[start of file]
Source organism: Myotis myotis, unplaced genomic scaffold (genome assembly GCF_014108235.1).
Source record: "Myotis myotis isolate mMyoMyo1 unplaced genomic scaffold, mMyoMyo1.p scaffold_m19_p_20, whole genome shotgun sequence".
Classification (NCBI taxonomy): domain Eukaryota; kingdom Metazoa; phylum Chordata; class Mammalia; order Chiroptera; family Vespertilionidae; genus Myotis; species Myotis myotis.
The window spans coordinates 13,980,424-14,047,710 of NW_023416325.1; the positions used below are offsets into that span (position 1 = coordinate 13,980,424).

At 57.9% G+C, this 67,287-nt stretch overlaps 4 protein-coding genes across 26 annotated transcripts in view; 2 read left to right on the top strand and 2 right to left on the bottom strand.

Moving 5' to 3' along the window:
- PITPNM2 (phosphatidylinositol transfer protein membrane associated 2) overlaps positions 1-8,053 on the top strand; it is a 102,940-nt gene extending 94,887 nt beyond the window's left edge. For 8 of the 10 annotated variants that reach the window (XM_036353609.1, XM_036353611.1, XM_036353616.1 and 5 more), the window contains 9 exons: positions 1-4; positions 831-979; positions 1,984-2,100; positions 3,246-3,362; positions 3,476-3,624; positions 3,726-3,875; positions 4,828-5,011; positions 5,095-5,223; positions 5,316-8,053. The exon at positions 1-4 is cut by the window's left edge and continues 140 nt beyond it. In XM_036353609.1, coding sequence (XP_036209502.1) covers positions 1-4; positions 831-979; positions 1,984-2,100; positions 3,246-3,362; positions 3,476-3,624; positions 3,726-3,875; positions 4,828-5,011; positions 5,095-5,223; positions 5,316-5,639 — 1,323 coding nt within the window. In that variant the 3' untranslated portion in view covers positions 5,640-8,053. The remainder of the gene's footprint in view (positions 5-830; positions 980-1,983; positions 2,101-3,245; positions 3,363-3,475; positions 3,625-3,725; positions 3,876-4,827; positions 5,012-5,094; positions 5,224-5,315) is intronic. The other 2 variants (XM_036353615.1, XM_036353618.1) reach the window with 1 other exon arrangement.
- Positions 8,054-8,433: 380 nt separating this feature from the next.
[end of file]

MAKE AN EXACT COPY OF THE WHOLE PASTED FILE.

Source organism: Myotis myotis, unplaced genomic scaffold (genome assembly GCF_014108235.1).
Source record: "Myotis myotis isolate mMyoMyo1 unplaced genomic scaffold, mMyoMyo1.p scaffold_m19_p_20, whole genome shotgun sequence".
Classification (NCBI taxonomy): domain Eukaryota; kingdom Metazoa; phylum Chordata; class Mammalia; order Chiroptera; family Vespertilionidae; genus Myotis; species Myotis myotis.
The window spans coordinates 13,980,424-14,047,710 of NW_023416325.1; the positions used below are offsets into that span (position 1 = coordinate 13,980,424).

At 57.9% G+C, this 67,287-nt stretch overlaps 4 protein-coding genes across 26 annotated transcripts in view; 2 read left to right on the top strand and 2 right to left on the bottom strand.

Moving 5' to 3' along the window:
- PITPNM2 (phosphatidylinositol transfer protein membrane associated 2) overlaps positions 1-8,053 on the top strand; it is a 102,940-nt gene extending 94,887 nt beyond the window's left edge. For 8 of the 10 annotated variants that reach the window (XM_036353609.1, XM_036353611.1, XM_036353616.1 and 5 more), the window contains 9 exons: positions 1-4; positions 831-979; positions 1,984-2,100; positions 3,246-3,362; positions 3,476-3,624; positions 3,726-3,875; positions 4,828-5,011; positions 5,095-5,223; positions 5,316-8,053. The exon at positions 1-4 is cut by the window's left edge and continues 140 nt beyond it. In XM_036353609.1, coding sequence (XP_036209502.1) covers positions 1-4; positions 831-979; positions 1,984-2,100; positions 3,246-3,362; positions 3,476-3,624; positions 3,726-3,875; positions 4,828-5,011; positions 5,095-5,223; positions 5,316-5,639 — 1,323 coding nt within the window. In that variant the 3' untranslated portion in view covers positions 5,640-8,053. The remainder of the gene's footprint in view (positions 5-830; positions 980-1,983; positions 2,101-3,245; positions 3,363-3,475; positions 3,625-3,725; positions 3,876-4,827; positions 5,012-5,094; positions 5,224-5,315) is intronic. The other 2 variants (XM_036353615.1, XM_036353618.1) reach the window with 1 other exon arrangement.
- Positions 8,054-8,433: 380 nt separating this feature from the next.